Wire Teleportation

In physics, a quantum (plural: quanta) is the minimum amount of any physical entity (physical property) involved in an interaction. The fundamental notion that a physical property may be "quantized" is referred to as "the hypothesis of quantization". This means that the magnitude of the physical property can take on only discrete values consisting of integer multiples of one quantum. Quantization is one of the foundations of the much broader physics of quantum mechanics. Quantization of energy and its influence on how energy and matter interact (quantum electrodynamics) is part of the fundamental framework for understanding and describing nature.

While quantization was first discovered in , electromagnetic radiation it describes a fundamental aspect of energy not just restricted to photons. In the attempt to bring theory into agreement with experiment, Max Planck postulated that electromagnetic energy is absorbed or emitted in discrete packets, or quanta.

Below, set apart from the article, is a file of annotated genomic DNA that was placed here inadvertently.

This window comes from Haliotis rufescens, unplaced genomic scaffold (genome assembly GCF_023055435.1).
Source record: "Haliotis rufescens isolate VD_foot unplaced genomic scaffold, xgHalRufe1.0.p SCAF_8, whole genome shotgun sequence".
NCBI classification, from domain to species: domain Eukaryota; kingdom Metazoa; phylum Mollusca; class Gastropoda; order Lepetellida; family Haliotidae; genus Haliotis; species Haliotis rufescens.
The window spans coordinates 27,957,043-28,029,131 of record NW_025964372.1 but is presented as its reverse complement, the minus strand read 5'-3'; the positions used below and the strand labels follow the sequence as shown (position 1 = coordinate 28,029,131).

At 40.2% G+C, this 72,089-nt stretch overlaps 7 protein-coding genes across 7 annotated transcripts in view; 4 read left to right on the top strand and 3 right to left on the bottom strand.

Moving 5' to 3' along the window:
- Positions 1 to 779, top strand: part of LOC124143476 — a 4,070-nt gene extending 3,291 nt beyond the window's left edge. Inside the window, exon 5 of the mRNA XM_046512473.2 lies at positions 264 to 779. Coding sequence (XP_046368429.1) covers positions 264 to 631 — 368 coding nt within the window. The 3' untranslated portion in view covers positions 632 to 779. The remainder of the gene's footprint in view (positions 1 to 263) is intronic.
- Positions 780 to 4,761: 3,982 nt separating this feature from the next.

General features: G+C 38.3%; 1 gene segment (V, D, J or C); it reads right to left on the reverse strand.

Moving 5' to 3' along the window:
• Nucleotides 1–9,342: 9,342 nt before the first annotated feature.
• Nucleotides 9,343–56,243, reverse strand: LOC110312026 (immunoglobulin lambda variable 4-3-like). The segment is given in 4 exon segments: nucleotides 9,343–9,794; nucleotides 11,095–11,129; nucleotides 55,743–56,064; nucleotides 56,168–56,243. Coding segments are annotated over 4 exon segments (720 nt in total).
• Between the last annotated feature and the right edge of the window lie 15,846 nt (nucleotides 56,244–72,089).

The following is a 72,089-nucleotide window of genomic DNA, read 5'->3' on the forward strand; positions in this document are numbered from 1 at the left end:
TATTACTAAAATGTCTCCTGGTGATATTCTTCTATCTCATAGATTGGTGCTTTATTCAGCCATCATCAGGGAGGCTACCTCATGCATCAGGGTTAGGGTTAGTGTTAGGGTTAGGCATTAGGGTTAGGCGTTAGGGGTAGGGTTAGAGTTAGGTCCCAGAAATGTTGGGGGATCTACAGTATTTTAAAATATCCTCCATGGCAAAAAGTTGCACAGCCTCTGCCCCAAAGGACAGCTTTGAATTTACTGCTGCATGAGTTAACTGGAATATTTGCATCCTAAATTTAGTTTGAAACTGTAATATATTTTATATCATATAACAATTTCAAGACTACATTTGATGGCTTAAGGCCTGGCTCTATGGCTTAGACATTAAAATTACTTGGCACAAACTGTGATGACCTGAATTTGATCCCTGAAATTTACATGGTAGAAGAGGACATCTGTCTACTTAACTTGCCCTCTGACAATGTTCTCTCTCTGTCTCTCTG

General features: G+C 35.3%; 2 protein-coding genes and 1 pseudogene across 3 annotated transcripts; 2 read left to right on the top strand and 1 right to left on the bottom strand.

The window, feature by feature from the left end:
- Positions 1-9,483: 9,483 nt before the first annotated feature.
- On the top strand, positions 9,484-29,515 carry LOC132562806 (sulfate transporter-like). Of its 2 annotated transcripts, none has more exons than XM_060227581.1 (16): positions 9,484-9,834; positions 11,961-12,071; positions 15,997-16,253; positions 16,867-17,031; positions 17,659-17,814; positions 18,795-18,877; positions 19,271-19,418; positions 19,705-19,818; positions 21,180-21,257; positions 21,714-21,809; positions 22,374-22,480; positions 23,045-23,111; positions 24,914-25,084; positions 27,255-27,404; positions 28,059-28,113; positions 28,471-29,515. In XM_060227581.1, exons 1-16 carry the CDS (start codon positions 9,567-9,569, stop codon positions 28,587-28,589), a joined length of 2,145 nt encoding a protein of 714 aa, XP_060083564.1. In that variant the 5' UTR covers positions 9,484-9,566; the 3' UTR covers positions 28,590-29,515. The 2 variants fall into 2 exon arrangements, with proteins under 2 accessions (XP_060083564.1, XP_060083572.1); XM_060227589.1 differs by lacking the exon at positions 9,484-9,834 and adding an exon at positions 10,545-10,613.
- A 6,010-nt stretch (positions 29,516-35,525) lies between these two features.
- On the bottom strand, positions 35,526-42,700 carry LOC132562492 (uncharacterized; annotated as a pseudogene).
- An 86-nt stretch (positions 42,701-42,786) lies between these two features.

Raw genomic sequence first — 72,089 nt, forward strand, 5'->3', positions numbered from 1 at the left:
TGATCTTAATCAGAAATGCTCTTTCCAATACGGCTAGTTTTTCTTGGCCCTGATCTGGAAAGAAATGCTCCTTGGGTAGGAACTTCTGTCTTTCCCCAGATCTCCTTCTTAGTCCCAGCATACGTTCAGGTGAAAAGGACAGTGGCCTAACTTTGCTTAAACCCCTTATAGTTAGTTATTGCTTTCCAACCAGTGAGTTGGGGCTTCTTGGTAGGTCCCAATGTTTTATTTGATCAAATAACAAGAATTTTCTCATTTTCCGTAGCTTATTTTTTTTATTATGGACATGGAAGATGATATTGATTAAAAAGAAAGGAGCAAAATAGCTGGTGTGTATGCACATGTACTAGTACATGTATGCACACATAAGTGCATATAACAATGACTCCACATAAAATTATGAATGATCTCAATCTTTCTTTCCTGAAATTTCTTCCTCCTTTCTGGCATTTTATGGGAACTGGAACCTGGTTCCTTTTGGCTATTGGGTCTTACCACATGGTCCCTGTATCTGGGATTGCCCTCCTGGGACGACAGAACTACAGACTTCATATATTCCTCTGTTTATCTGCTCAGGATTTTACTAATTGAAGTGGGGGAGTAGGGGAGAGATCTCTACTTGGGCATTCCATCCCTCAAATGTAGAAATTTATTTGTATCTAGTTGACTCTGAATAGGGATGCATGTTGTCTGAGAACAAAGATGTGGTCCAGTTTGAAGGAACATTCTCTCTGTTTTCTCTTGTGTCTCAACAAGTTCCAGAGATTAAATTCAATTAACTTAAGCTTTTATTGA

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Quantum computing is the use of quantum-mechanical phenomena such as superposition and entanglement to perform computation. A quantum computer is used to perform such computation, which can be implemented theoretically or physically.

Qubits are fundamental to quantum computing and are somewhat analogous to bits in a classical computer. Qubits can be in a 1 or 0 quantum state. But they can also be in a superposition of the 1 and 0 states. However, when qubits are measured they always give a 0 or a 1 based on the quantum state they were in.

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